LokiBot Impersonates Popular Game Launcher
We discovered a LokiBot variant impersonating a popular game launcher to trick users into executing it on their machines. Further analysis revealed it employs a quirky, installation routine that involves dropping a compiled C# code file.
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(By Augusto Remillano II, Mohammed Malubay, and Arvin Roi Macaraeg, Threat Analysts) LokiBot, which has the ability to harvest sensitive data such as passwords as well as cryptocurrency information, proves that the actors behind it is invested in evolving the threat. In the past, we have seen a campaign that exploits a remote code execution vulnerability to deliver LokiBot using the Windows Installer service, a Lokibot variant that uses ISO images, and a variant with an improved persistence mechanism using steganography. Recently, we discovered LokiBot (detected by Trend Micro as Trojan.Win32.LOKI) impersonating a popular game launcher to trick users into executing it on their machines. Further analysis revealed that a sample of this variant employs a quirky, installation routine that involves dropping a compiled C# code file. This unusual LokiBot variant, which uses a “compile after delivery” detection evasion technique, was proactively detected and blocked by machine learning detection capabilities built into Trend Micro solutions as Troj.Win32.TRX.XXPE50FFF034.
The infection starts with a file that is supposedly the installer of the Epic Games store. This fake installer was built using the NSIS (Nullsoft Scriptable Install System) installer authoring tool. In this campaign, the malicious NSIS Windows installer used the logo of Epic Games — the development company behind popular games such as Fortnite — to trick users into thinking that it’s a legitimate installer.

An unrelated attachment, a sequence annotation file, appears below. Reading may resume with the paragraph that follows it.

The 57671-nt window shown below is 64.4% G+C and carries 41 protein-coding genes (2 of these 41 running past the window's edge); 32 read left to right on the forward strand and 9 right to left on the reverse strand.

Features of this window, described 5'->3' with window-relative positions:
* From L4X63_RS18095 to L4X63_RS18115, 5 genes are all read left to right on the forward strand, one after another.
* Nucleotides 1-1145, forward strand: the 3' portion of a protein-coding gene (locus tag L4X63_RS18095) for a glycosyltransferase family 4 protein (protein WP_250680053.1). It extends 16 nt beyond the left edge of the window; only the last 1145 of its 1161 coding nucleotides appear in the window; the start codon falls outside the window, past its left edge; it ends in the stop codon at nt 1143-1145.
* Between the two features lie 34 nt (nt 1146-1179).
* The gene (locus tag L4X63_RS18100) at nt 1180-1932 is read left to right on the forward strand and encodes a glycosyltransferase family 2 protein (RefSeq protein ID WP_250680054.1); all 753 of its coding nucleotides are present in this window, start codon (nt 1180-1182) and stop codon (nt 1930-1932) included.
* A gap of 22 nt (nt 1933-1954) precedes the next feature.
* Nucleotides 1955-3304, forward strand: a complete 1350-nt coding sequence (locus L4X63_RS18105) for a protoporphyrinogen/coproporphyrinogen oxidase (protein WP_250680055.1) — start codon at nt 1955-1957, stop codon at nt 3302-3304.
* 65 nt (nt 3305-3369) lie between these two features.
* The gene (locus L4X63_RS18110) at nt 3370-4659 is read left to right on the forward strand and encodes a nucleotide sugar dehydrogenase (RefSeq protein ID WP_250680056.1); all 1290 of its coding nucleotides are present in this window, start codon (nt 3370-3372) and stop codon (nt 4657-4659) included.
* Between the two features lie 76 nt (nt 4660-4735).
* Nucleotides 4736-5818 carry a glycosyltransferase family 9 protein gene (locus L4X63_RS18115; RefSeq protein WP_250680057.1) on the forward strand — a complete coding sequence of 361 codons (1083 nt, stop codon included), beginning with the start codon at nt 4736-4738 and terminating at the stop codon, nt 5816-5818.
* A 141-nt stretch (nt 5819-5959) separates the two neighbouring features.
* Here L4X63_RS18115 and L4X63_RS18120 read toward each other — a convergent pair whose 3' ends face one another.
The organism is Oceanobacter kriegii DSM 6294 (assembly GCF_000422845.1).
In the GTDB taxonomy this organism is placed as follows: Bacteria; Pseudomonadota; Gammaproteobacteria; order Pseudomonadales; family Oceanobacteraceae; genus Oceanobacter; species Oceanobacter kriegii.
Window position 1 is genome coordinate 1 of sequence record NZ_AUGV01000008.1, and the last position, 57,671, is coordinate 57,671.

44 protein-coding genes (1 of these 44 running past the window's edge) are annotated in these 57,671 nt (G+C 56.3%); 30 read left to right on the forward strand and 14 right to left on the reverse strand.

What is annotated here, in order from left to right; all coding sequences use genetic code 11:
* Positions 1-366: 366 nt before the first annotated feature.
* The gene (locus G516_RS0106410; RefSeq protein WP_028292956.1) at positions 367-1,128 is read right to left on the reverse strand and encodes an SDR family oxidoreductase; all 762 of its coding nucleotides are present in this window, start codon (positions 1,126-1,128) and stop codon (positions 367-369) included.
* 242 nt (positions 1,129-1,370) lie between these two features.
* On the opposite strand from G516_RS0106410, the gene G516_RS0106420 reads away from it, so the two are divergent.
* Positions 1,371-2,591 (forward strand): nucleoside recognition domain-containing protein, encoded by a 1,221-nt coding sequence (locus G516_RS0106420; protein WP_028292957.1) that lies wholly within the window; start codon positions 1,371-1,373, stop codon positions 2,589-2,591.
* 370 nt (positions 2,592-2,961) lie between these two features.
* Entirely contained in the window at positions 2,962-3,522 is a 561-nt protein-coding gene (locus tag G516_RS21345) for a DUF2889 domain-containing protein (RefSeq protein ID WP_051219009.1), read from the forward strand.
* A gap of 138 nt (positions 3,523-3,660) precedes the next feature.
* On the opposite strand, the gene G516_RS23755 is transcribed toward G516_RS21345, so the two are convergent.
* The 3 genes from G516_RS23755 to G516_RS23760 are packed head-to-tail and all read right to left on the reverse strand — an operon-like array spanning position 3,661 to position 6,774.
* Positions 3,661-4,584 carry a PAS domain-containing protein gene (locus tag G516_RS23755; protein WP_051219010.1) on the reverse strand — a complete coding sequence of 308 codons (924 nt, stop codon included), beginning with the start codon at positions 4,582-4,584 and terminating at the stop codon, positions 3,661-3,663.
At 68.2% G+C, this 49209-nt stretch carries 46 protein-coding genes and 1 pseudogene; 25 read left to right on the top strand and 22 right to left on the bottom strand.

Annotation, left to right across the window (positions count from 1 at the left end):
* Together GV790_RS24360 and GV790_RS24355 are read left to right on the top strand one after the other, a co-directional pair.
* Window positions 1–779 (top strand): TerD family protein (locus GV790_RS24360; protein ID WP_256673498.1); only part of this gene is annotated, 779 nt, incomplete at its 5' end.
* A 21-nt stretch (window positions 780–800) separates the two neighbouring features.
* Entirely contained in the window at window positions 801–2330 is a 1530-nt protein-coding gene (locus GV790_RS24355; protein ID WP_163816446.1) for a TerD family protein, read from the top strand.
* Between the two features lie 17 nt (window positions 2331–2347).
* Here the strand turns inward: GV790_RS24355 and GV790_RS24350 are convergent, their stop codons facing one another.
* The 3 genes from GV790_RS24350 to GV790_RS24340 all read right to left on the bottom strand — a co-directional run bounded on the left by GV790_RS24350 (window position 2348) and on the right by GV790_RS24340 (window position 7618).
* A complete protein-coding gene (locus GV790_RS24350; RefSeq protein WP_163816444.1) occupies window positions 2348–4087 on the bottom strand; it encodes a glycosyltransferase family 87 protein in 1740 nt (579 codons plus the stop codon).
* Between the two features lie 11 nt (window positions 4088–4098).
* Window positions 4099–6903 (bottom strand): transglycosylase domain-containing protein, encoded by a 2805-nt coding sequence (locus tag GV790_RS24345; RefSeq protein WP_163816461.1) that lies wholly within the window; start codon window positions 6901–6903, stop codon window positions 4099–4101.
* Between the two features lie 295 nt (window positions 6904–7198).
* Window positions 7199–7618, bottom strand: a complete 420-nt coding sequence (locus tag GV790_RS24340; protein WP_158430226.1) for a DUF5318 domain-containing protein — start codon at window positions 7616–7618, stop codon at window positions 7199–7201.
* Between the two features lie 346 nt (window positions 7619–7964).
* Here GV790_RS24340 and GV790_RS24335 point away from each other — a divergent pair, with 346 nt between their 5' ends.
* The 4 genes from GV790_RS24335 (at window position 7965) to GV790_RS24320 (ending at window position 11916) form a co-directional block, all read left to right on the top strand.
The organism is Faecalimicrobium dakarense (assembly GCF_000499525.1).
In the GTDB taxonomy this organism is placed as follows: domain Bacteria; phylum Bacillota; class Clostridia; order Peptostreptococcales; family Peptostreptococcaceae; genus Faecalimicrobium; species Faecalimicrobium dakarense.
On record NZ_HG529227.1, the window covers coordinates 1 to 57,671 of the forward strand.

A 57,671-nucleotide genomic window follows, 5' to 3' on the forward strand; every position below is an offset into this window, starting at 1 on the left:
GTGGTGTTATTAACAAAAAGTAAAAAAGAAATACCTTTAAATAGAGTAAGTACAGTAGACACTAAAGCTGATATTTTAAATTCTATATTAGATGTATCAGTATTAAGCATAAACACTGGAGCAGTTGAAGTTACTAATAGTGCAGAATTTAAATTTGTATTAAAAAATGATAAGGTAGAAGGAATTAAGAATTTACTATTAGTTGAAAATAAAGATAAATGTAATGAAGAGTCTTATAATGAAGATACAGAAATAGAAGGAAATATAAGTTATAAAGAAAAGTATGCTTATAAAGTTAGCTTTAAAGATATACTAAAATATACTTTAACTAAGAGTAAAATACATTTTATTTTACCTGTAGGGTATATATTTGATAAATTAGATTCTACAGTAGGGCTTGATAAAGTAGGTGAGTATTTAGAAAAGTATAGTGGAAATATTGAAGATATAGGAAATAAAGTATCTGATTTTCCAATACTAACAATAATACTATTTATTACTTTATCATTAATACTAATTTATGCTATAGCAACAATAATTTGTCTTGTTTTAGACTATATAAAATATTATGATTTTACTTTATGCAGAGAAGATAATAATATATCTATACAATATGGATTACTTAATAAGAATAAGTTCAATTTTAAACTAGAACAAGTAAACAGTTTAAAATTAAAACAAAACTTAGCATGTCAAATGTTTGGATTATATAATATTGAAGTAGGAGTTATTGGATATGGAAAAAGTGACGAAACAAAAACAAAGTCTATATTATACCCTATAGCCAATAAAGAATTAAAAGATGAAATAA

Figure 1. File icon of the LokiBot malware installer under the guise of a game installer
Upon execution, the malware installer drops two files: a C# source code file and a .NET executable in the “%AppData% directory” of the affected machine.
Figure 2. Screenshot of installer script
Further analysis of the .NET executable showed a heavily obfuscated file that contains plenty of junk codes that make reverse-engineering more difficult.
Figure 3. Screenshot showing the main function of the dropped .NET executable
The .NET executable would then read and compile the dropped C# code file, which is named “MAPZNNsaEaUXrxeKm,” within the infected device.
Figure 4. Screenshot of code snippet that shows a portion of the junk code that can be found in the binary (top part), as well as code that shows how the dropped C# code file is read and compiled (bottom part)
After compiling the C# code file, the binary would call the EventLevel function present in the C# code file using the InvokeMember function. The called function would decrypt and load the encrypted assembly code embedded inside it.
Figure 5. Screenshot of code showing the binary calling the EventLevel() function
Figure 6. Code snippet that shows how the assembly code would be decrypted This LokiBot sample’s installation routine combines two techniques to evade detection: First, it makes use of a C# source code to evade defense mechanisms that solely target executable binaries. In addition, it also uses obfuscated files in the form of the encrypted assembly code embedded in the C# code file. The final phase of the infection would be the execution of the LokiBot payload. Consistently among the most active infostealers in the wild, these tweaks to its installation and obfuscation mechanisms indicate that LokiBot is not about to slow down in the near future.
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|SHA-256||File Type||Detection Name|
|385bbd6916c88636a1a4f6a659cf3ce647777212ebc82f0c9a82dc4aea6b7c06||Encrypted Assembly Code|